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Torkin Manes LegalPoint
May 29, 2020

Bill 188 Amendments to PHIPA

By Sahil Razdan
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In light of the global COVID-19 crisis, majority of the world and its businesses have instantaneously inherited the need to become more digital. While things like working from home, online classes, virtual healthcare, and grocery deliveries are quickly becoming the norm, Ontario’s leaders and legislators have been hard at work amending various Provincial statutes that the Ontario Government felt needed to be updated and modernized. The result, Bill 188 – The Economic and Fiscal Update Act, 2020.

In particular, Schedule 6 of Bill 188  has made various amendments to Ontario’s Personal Health Information Protection Act,2004 (PHIPA), which governs how healthcare providers, specifically Health Information Custodians (HICs) collect, use, and disclose personal health information (PHI).

HICs are defined under the Act as any person or organization that has custody or control of personal health information. This can range anywhere from health care providers, to staff at healthcare facilities, to technology companies that provide services to people or organizations in the healthcare industry.

The specific amendments and new requirements of Bill 188 that directly impact HICs are as follows:

Section 10.1 – Audit Logs

Bill 188 enacts a new Section 10.1 which requires all HICs that collect, use, disclose, modify, retain, or dispose of personal health information though electronic means, to maintain, audit, and monitor an electronic audit log1. Section 10.1(4) enacts very specific requirements for what electronic audit logs must contain. These requirements are as follows2:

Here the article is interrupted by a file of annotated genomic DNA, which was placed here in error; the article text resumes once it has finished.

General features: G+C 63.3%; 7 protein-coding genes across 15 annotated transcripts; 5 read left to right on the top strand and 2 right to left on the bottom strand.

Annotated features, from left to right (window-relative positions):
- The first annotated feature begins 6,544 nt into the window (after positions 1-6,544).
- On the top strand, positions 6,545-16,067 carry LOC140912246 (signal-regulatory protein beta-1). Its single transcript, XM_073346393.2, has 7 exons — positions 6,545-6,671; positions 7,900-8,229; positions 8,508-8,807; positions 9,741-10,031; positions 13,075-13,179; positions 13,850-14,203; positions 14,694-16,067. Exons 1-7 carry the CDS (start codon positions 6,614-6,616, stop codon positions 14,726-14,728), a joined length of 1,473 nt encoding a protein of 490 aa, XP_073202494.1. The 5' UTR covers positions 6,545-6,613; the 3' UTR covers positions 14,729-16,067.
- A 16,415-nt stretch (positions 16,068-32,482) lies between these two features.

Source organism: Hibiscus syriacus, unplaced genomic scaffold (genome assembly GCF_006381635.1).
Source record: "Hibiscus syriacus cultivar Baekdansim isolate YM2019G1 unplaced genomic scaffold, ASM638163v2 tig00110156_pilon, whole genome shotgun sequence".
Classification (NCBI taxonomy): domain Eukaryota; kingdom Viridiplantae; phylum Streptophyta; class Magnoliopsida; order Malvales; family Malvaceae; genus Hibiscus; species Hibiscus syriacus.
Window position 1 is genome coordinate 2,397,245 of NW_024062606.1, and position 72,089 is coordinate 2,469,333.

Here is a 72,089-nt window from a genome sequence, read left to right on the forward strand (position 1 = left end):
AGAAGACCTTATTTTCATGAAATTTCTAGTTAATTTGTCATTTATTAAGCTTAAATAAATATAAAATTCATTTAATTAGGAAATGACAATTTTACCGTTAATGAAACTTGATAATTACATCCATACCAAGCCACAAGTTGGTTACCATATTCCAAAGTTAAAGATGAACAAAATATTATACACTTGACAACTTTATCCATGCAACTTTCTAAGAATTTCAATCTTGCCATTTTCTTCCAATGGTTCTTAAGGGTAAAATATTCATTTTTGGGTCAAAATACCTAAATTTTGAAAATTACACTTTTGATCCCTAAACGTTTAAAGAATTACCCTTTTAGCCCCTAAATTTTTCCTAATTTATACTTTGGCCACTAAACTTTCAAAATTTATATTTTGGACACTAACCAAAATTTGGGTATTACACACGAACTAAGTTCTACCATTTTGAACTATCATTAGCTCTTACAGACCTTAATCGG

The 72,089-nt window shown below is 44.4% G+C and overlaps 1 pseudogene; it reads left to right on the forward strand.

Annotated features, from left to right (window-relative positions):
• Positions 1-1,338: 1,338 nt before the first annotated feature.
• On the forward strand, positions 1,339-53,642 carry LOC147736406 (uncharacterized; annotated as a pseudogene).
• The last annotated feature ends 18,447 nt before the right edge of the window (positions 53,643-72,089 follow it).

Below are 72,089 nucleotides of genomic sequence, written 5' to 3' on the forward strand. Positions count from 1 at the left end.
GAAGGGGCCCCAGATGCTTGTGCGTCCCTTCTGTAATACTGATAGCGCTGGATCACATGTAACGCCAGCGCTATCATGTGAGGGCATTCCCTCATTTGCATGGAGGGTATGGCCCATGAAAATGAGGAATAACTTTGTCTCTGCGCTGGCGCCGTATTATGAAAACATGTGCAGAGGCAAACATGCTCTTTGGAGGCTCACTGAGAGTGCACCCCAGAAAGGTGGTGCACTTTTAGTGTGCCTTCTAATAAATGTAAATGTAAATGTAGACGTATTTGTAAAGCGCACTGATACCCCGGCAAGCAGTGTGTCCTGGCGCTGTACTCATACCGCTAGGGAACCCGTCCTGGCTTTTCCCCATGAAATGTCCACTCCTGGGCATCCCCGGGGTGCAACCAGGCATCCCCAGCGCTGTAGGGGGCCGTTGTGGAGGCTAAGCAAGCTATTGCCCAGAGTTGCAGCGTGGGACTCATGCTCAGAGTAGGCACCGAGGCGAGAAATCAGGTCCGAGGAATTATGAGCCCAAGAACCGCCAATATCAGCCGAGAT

“10.1(4) The electronic audit log must include, for every instance in which a record or part of a record of personal health information that is accessible by electronic means is viewed, handled, modified or otherwise dealt with,

(a)  the type of information that was viewed, handled, modified or otherwise dealt with;

(b)  the date and time on which the information was viewed, handled, modified or otherwise dealt with;

(c)  the identity of all persons who viewed, handled, modified or otherwise dealt with the personal health information;

(d)  the identity of the individual to whom the personal health information relates; and

(e)  any other information that may be prescribed.”

Section 34 – Use of Health Number

Bill 188 amends Section 34 of PHIPA allow prescribed persons and HICs to collect or use a patient’s health number, with that person’s consent, for certain verification and linking purposes.

Section 39 – Disclosure of PHI

Bill 188 amends Section 39 of PHIPA to allow the disclosure of PHI by HICs if such disclosure is in relation to the Immunization of School Pupils Act.

Section 46 – Payment for Healthcare

Bill 188 amends Section 46 of PHIPA to allow a HIC to disclose PHI to a minister who, upon request, seeks the requested PHI for the purpose of determining, providing, monitoring, or verifying payment or funding for health care funded in any way by the Ministry.

Section 52 – Electronic Format

Bill 188 amends Section 52 of PHIPA to state that the right to access PHI includes the right to access PHI in electronic format that meets specific requirements, restrictions, or exceptions that may be prescribed.

Section 54.1 – Consumer Electronic Service Providers

Bill 188 enacts a new Section 54.1 which defines a “consumer electronic service provider” as a person who provides electronic services to individuals at their request, primarily for2:

a) the purpose of allowing those individuals to access, use, disclose, modify, maintain or otherwise manage their records of personal health information; or

b) such other purposes as may be prescribed.